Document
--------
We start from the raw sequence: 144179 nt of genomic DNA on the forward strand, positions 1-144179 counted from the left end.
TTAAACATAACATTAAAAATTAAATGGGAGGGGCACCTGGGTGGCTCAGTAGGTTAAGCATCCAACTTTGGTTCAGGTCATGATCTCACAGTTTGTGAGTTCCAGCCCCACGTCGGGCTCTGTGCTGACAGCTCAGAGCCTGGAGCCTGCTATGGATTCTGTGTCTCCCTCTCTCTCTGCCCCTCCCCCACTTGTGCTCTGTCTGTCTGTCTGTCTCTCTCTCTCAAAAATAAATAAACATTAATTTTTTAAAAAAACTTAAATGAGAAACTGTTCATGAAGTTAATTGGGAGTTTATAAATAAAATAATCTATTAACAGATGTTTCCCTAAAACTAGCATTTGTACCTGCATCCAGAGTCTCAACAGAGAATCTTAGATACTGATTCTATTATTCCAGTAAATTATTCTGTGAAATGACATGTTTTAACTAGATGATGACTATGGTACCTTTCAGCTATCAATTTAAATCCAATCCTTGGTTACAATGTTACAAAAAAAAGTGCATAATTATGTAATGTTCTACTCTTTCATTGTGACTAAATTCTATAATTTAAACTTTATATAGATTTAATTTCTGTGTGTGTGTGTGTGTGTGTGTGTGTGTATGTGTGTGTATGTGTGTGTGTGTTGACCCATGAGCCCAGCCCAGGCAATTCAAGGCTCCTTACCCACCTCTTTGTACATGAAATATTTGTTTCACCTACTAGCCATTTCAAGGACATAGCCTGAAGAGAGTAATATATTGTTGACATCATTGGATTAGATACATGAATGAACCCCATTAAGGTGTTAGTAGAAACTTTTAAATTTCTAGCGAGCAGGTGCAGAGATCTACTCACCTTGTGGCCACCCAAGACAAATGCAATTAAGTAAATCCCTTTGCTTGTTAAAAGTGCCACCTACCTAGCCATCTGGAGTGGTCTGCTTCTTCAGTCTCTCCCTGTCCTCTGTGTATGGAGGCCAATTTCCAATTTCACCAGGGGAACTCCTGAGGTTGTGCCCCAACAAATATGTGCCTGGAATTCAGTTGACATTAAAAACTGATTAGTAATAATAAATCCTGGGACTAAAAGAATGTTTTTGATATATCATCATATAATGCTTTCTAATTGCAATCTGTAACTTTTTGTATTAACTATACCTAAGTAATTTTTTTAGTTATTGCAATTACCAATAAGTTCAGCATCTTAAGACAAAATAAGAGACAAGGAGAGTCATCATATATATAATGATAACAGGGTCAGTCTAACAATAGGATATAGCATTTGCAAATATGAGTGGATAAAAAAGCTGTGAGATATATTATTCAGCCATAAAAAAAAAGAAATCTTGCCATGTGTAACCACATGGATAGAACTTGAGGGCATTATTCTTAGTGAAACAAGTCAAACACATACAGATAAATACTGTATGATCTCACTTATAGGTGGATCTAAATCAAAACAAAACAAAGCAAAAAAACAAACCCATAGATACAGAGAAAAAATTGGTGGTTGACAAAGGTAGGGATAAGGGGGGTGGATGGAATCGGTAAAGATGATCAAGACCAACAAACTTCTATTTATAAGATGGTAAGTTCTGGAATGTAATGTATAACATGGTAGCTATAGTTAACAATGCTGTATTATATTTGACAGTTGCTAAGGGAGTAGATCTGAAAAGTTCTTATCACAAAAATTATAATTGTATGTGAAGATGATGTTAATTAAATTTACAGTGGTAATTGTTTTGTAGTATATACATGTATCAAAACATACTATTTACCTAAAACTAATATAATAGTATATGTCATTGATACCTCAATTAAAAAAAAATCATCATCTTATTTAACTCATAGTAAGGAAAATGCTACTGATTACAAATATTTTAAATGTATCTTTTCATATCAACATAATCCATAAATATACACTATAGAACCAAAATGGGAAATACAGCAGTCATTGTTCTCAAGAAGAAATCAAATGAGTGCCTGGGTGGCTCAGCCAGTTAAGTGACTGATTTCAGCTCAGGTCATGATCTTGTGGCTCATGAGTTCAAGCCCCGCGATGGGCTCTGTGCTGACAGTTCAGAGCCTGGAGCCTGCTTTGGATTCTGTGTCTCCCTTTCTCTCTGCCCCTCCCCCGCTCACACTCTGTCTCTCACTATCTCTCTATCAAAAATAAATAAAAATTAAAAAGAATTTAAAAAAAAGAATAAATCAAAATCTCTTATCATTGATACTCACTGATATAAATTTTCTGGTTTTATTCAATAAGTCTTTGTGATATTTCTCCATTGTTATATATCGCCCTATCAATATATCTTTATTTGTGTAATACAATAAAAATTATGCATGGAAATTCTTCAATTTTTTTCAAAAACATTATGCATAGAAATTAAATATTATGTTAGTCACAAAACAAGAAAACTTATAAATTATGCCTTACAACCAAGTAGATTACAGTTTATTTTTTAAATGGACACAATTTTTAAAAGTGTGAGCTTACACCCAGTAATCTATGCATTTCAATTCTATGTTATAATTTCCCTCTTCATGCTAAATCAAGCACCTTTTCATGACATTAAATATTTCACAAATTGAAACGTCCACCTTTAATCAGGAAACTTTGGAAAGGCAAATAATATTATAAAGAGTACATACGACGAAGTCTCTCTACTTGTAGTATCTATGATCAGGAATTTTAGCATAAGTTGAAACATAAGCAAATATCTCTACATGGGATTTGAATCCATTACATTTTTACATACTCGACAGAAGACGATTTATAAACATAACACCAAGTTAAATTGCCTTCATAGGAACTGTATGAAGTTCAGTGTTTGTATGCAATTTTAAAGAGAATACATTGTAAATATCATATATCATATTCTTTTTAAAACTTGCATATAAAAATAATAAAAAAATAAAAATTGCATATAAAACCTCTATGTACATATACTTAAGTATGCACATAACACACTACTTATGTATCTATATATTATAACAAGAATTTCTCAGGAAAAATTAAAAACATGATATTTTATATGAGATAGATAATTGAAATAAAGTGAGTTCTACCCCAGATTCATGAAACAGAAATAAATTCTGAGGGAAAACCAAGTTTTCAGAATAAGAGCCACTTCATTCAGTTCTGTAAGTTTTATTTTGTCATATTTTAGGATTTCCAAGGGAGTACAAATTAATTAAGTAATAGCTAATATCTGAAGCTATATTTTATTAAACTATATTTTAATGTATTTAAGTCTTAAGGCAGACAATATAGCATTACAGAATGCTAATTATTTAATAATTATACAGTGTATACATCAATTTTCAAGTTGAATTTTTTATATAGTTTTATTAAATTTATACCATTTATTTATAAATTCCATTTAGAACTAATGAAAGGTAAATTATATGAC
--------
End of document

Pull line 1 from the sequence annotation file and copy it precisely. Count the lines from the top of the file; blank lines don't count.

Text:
We start from the raw sequence: 144179 nt of genomic DNA on the forward strand, positions 1-144179 counted from the left end.